Hader Garcia got lucky when police allegedly caught him driving a freshly-carjacked SUV last month. The victim couldn’t specifically identify him as one of the hijackers who took the car, so prosecutors only charged him with the less-serious felony of possessing a stolen motor vehicle.
But Garcia’s luck took a decidedly negative turn Friday when prosecutors charged him with a December murder based, in part, on evidence cops found in that hijacked SUV.
The murder took place around 3 a.m. December 18 on the 4700 block of West Irving Park Road.
Richard Robinette, a 36-year-old handyman who also worked as a beer vendor at Soldier Field, was stopped at a red light when Garcia pulled up next to him in a stolen Acura SUV, prosecutors said.
Garcia then fired six shots into Robinette’s car, striking him several times, Assistant State’s Attorney Daniel Hanichak said, without providing a motive for the crime. Robinette’s car rolled forward and crashed into some parked cars. He died a short time later.
Witnesses who were behind Robinette’s car at the red light stayed and talked with police as the Acura sped from the scene. Investigators used surveillance cameras and license plate readers to track the Acura to Skokie. They found footage of Garcia getting out of the driver’s seat and sticking a gun in the front of his pants about five hours after the murder, said Hanichak.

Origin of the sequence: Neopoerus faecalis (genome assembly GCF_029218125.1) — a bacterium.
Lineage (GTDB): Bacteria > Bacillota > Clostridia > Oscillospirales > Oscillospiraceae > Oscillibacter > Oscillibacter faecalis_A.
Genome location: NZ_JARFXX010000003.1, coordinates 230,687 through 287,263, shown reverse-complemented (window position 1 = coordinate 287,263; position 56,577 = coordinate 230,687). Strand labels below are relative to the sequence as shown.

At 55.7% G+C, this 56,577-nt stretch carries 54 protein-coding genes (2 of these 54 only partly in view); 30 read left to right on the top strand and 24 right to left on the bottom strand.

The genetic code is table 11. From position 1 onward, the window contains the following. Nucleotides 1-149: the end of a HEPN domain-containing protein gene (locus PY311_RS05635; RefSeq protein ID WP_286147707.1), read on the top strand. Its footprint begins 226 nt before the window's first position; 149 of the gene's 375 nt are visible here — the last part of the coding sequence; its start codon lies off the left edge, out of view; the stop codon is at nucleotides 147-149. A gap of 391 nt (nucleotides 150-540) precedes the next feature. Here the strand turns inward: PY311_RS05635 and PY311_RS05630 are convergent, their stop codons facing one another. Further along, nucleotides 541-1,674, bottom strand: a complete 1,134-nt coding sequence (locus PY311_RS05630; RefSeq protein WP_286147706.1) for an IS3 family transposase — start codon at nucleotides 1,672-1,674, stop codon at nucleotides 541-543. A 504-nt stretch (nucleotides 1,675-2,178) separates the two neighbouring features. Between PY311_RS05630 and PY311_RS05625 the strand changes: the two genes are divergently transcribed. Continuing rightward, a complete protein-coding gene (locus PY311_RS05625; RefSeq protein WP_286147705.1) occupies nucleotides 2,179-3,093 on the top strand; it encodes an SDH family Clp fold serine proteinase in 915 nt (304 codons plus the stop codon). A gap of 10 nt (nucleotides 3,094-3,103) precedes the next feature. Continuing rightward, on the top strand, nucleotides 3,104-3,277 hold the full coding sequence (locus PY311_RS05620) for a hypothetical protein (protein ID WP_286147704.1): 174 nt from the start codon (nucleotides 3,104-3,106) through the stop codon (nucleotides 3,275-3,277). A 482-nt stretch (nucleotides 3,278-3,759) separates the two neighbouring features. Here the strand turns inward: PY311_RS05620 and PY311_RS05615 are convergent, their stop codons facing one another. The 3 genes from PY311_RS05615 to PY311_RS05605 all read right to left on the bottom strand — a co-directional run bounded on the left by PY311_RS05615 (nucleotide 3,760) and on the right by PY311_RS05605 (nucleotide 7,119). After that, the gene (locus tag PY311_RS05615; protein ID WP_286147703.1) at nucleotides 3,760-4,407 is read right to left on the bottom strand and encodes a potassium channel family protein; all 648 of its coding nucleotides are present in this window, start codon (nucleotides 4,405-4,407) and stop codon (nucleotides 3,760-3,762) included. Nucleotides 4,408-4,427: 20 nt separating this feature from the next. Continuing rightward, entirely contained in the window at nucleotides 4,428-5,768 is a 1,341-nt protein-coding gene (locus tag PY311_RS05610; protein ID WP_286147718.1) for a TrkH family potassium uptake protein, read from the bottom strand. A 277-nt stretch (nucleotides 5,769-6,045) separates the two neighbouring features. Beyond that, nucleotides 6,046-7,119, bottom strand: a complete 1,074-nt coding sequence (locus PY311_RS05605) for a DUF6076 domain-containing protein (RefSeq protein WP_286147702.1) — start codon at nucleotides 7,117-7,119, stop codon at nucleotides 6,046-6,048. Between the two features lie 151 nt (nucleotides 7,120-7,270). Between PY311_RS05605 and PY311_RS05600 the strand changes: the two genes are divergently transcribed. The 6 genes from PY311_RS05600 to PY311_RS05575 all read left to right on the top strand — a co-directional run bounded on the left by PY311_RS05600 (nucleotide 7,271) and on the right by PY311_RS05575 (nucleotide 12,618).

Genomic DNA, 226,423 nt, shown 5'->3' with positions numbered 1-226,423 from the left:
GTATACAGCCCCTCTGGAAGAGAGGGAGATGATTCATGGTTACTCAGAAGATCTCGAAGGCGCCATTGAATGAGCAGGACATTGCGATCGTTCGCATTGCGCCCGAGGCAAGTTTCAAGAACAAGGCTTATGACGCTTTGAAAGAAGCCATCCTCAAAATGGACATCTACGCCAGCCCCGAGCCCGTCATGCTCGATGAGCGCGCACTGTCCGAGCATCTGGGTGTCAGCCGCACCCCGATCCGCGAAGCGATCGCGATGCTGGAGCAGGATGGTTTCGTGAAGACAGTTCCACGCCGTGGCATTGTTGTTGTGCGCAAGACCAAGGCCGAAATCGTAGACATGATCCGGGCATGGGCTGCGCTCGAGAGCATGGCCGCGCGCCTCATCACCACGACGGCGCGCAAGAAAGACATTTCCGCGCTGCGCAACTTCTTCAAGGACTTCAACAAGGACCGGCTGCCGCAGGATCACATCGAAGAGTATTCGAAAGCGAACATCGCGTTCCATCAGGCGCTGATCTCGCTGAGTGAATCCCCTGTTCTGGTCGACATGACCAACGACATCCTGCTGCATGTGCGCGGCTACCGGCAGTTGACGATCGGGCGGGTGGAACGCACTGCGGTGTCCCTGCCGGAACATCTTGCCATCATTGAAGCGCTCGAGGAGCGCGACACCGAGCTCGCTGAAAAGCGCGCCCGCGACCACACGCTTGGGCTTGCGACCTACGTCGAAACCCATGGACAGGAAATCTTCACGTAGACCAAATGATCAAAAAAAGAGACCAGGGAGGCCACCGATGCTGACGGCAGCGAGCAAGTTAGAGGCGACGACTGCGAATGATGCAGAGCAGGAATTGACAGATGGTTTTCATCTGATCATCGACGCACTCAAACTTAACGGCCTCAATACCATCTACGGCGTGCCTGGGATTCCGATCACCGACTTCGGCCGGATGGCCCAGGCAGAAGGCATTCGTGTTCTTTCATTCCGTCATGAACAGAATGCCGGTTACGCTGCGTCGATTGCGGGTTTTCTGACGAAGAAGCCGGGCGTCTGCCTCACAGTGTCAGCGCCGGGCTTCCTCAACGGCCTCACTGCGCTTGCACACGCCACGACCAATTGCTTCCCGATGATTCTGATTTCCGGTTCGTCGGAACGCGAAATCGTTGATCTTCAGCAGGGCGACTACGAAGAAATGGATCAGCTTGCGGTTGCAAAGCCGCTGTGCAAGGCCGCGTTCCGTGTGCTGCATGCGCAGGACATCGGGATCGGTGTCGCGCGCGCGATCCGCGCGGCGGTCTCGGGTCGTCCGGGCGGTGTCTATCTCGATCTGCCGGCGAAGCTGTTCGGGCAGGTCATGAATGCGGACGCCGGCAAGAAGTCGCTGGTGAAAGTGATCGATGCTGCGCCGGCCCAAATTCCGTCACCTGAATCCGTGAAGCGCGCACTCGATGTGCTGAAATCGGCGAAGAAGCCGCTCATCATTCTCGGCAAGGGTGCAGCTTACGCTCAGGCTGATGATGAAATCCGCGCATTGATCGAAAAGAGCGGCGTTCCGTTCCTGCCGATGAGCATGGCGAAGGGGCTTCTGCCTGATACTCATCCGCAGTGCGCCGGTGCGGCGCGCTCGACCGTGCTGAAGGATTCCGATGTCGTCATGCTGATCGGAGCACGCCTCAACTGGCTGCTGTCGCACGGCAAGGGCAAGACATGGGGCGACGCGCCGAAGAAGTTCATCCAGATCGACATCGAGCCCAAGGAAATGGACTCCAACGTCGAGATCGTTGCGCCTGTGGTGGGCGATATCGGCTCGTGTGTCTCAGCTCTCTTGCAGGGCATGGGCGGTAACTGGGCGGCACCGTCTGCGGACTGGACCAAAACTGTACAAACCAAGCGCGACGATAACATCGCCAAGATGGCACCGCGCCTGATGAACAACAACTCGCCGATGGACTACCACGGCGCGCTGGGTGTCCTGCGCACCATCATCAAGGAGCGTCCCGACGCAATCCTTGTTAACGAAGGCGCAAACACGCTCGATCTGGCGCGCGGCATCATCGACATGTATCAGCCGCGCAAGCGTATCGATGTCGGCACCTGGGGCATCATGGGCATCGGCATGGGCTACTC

A Skokie police officer recognized Garcia from previous interactions. A shell casing found on the Acura’s driver’s floorboard matched six found at the murder scene, Hanichak said.
Investigators caught a break a couple of weeks later when Garcia was arrested for driving the allegedly hijacked SUV on January 7. Cops found three guns in the car, including one that had an olive green extended magazine with a sticker on it that said “Supreme,” Hanichak said. Police later determined the gun was used to kill Robinette, he alleged.
Investigators found pictures and videos on Garcia’s phone that show him holding a gun with the same magazine with the same sticker and wearing the same clothes that he wore when he stepped out of the car in Skokie hours after the murder, Hanichak said. The phone’s GPS data allegedly put Garcia in the area of the murder at the time of the shooting.
In addition to all of that, about two weeks before the murder, detectives who were looking through a car that had been reported stolen found a phone that was registered to Garcia’s mother, Hanichak said. He said it contained videos of Garcia flashing gang signs and displaying a gun with the olive green magazine with a “Supreme” sticker.
Garcia’s public defender said he works part time in construction and goes to school part time.
Judge Barbara Dawkins granted the state’s request to hold Garcia without bail on a charge of first-degree murder.